CEA, AFP, CA125, CA153 and CA199 in Malignant Pleural Effusions Predict the Cause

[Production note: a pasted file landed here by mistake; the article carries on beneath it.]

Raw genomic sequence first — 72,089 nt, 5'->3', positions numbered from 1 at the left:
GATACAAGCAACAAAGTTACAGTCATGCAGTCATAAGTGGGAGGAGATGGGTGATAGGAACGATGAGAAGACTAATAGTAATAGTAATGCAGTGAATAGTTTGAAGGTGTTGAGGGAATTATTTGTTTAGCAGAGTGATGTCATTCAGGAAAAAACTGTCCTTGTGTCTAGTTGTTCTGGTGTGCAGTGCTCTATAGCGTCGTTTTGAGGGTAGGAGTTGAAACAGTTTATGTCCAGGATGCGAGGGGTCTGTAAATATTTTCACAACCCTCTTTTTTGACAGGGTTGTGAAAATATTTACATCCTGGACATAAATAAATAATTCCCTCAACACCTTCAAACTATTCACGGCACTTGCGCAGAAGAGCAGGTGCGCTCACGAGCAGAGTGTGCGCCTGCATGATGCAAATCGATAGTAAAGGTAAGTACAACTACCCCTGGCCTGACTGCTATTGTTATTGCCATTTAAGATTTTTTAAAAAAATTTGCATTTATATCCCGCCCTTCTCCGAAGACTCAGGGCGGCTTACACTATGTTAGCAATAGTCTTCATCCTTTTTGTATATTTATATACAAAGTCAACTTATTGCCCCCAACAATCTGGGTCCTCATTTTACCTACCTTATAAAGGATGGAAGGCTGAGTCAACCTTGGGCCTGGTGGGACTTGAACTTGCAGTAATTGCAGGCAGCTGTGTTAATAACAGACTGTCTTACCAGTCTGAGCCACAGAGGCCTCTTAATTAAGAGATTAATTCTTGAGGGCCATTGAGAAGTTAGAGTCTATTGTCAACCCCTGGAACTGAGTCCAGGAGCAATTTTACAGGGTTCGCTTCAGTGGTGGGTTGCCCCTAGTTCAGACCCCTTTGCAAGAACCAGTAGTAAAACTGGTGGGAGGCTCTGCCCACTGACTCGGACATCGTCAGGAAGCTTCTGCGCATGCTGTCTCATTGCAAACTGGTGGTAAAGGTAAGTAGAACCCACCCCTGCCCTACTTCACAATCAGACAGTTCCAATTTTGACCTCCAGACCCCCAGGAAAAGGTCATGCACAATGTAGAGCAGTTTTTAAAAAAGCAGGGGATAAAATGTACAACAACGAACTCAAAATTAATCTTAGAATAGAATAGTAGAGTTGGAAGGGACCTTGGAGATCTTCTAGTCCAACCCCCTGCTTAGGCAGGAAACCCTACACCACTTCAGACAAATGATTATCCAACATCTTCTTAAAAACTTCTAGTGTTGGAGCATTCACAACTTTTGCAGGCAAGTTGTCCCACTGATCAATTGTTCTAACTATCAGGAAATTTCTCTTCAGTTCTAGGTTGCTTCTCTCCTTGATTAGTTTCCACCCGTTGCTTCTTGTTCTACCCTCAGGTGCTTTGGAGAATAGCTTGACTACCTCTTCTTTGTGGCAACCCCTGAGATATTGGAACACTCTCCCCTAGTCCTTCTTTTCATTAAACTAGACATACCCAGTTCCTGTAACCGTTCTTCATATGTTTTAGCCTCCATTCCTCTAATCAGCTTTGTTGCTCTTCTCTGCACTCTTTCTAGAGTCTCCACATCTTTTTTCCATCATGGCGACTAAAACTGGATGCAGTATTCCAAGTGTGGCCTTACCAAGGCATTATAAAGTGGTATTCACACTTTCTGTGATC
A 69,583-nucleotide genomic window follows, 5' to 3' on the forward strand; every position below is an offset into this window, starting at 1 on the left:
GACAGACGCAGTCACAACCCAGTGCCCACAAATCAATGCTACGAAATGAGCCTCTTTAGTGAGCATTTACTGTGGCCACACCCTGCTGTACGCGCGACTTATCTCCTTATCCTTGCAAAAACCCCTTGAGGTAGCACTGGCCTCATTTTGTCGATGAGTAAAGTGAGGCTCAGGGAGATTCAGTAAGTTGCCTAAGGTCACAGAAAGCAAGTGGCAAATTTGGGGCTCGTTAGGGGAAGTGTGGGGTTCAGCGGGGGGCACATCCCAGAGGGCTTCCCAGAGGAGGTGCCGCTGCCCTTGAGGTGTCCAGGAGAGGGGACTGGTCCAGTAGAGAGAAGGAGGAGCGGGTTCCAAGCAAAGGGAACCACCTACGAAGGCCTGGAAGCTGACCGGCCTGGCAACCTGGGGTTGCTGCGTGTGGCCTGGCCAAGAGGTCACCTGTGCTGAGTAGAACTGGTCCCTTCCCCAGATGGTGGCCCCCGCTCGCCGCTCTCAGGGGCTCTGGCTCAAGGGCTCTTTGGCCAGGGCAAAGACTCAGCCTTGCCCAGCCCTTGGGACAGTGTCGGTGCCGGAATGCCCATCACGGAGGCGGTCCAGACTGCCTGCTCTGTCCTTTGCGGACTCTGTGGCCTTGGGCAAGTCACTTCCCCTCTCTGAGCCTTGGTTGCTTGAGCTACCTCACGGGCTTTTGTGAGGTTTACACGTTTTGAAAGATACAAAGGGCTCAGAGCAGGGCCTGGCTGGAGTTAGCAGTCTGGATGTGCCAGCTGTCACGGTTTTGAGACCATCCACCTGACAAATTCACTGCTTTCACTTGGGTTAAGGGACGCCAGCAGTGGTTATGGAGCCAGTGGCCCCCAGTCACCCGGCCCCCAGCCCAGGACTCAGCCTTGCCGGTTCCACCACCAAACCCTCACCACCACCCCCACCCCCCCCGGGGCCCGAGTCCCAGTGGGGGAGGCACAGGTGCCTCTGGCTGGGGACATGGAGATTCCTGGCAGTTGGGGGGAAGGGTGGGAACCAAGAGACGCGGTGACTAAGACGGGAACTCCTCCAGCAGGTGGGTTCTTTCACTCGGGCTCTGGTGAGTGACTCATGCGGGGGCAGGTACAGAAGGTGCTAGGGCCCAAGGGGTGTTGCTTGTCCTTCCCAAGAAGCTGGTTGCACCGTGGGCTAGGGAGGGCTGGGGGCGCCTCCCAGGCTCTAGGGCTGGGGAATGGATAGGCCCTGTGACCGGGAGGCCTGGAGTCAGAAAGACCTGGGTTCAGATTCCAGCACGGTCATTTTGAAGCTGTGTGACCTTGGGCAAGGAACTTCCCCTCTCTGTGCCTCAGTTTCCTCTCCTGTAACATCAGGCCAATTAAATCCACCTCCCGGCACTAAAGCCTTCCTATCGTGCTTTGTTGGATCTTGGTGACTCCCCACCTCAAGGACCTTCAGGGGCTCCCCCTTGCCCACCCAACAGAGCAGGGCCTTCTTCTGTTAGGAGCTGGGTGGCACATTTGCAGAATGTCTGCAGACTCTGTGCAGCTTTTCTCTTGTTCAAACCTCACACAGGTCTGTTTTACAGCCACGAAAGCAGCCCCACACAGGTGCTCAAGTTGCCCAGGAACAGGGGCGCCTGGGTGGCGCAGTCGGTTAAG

Determination of the cause of malignant pleural effusions is important for treatment and management,especially in cases of unknown primaries. There are limited biomarkers available for prediction of the cause ofmalignant pleural effusion in clinical practice. Hence, we evaluated pleural levels of five tumor biomarkers (CEA,AFP, CA125, CA153 and CA199) in predicting the cause of malignant pleural effusion in a retrospective study.Kruskal-Wallis or Mann-Whitney U tests were carried out to compare levels of tumor markers in pleural effusionamong different forms of neoplasia - lung squamous cell carcinoma, adenocarcinoma, or small cell carcinoma,mesothelioma, breast cancer, lymphoma/leukemia and miscellaneous. Receiver operator characteristic analysiswas performed to evaluate sensitivity and specificity of biomarkers. The Kruskal-Wallis test showed significantdifferences in levels of pleural effusion CEA (P<0.01), AFP (P<0.01), CA153 (P<0.01) and CA199 (P<0.01), butnot CA125 (P>0.05), among the seven groups. Receiver operator characteristic analysis showed that, comparedwith other four tumor markers, CA153 was the best biomarker in diagnosing malignant pleural effusions of lungadenocarcinoma (area under curve (AUC): 0.838 (95%confidence interval: 0.787, 0.888); cut-off value: 10.2U/ml; sensitivity: 73.2% (64.4-80.8)%, specificity: 85.2% (77.8-90.8)%), lung squamous cell carcinoma (AUC:0.716 (0.652, 0.780); cut-off value: 14.2U/ml; sensitivity: 57.6% (50.7-64.3)%, specificity: 91.2% (76.3-98.0)%),and small-cell lung cancer (AUC: 0.812 (0.740, 0.884); cut-off value: 9.7U/ml; sensitivity: 61.5% (55.0-67.8)%,specificity: 94.1% (71.2-99.0)%); CEA was the best biomarker in diagnosing MPEs of mesothelioma (AUC:0.726 (0.593, 0.858); cut-off value: 1.43ng/ml; sensitivity: 83.7% (78.3-88.2)%, specificity: 61.1% (35.8-82.6)%)and lymphoma/leukemia (AUC: 0.923 (0.872, 0.974); cut-off value: 1.71ng/ml; sensitivity: 82.8% (77.4-87.3)%,specificity: 92.3% (63.9-98.7)%). Thus CA153 and CEA appear to be good biomarkers in diagnosing differentcauses of malignant pleural effusion. Our findings implied that the two tumor markers may improve the diagnosisand treatment for effusions of unknown primaries.